California will soon become the tenth state to offer driver’s licenses to undocumented immigrants. The bill, which Gov. Jerry Brown signaled he would sign, will enable an estimated 3.5 million non-citizens in California to become legally registered drivers with the state, and obtain liability insurance that would protect them and others in automobile accidents.
The mix of narrow and windy streets, limited parking, clogged traffic, and countless drivers urgently trying to make their way certainly does not help the situation. In a city where driving safety should be nothing but increased, opening an avenue for undocumented immigrants to legally drive will do nothing but help.
To get a drivers license, everyone has to go through written and physical tests that demonstrate their knowledge of basic vehicle safety. Allowing undocumented immigrants the ability to go through the same process will no doubt create safer drivers on the road, something San Francisco and the Bay Area as a whole should encourage.
With 65,000 undocumented students graduating high school each year, the passage of this bill certainly affects students at SF State. With 89 percent of SF State’s student population living off campus, according to CSUMentor, a high volume of those students are driving themselves to campus.
San Francisco is by no means the safest city to drive in the United States. A report in 2009 said 3,745 people were injured or killed in traffic collisions — taking the No. 1 slot for the highest in the country. For a city about seven miles long and wide, that’s about 79 people per square mile.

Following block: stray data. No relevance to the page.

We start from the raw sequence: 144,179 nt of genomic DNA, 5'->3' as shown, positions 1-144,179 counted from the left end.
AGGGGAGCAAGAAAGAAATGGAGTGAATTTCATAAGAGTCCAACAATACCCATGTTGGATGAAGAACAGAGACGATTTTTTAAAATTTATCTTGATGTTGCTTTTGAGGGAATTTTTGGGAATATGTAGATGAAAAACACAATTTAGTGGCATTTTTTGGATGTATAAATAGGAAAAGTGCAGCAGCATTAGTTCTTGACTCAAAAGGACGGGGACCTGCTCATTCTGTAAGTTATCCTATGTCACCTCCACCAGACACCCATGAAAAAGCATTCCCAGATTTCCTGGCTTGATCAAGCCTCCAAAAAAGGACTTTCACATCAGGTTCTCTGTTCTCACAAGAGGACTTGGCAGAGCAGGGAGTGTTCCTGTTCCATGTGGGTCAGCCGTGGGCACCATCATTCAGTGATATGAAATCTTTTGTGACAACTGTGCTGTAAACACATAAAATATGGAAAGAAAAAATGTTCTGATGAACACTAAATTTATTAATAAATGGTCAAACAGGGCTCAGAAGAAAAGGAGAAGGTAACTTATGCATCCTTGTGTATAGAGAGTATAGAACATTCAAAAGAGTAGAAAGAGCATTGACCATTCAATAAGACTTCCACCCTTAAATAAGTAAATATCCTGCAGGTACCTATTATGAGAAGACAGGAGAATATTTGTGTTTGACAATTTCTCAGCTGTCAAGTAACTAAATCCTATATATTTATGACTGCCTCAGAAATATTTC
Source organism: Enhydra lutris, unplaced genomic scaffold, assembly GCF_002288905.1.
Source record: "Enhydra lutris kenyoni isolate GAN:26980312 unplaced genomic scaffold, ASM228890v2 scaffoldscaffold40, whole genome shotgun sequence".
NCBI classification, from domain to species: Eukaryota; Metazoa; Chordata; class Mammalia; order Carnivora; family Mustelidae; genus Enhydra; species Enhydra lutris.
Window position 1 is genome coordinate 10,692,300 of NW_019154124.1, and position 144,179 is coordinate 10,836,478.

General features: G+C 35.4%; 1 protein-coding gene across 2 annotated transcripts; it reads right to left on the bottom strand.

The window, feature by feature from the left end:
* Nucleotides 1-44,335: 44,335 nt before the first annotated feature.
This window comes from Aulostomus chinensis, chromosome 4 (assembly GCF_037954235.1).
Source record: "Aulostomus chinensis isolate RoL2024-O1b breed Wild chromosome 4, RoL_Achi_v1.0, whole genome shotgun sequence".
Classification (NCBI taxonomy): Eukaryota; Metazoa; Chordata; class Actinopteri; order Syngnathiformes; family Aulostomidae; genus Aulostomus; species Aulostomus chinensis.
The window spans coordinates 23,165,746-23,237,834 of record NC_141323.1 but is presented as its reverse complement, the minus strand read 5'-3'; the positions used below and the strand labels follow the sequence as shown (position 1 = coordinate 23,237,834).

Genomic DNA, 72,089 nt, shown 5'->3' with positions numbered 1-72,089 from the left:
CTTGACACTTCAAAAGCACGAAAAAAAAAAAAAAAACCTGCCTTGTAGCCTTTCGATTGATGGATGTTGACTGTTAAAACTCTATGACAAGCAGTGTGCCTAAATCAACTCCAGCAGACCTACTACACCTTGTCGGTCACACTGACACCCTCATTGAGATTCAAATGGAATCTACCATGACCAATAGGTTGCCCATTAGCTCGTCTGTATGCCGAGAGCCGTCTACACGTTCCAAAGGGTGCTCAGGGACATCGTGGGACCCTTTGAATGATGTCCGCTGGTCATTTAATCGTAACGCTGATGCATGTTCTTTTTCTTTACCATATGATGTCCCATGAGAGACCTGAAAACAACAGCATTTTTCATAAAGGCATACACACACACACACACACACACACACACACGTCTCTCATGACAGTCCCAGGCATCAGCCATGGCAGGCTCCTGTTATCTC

A study in 2011 found that San Francisco’s undocumented immigrant population was 30,000, compared to the Bay Area’s 563,000. With such a high population of undocumented immigrants in the Bay Area, making sure they are allowed the same driving provisions as the rest of California’s residents will create safer roads.
Critics of this bill would argue citizen’s taxes will be spent toward a service for non-citizens. What’s forgotten is that undocumented immigrants will drive with or without driver’s licenses and insurance. The only way accidents are decreased is if everyone on the road is properly trained and driving responsibly. Taxes spent on driver’s licenses for undocumented immigrants is a service toward citizens likewise.
The fact that auto insurance would be available to non-citizens after the passage of this bill is crucial. Being that a driving record is necessary to obtain auto insurance, allowing more people to obtain a driver’s license will allow more to have auto insurance. This means more liability and security for those who get in car accidents, which can be financially devastating.
There is no question that the passage of this bill will benefit drivers everywhere, including SF State students commuting to school. The extension of the legal process to millions of Californians will put more drivers on a safer path, and will do no less than create a more secure driving climate for everyone.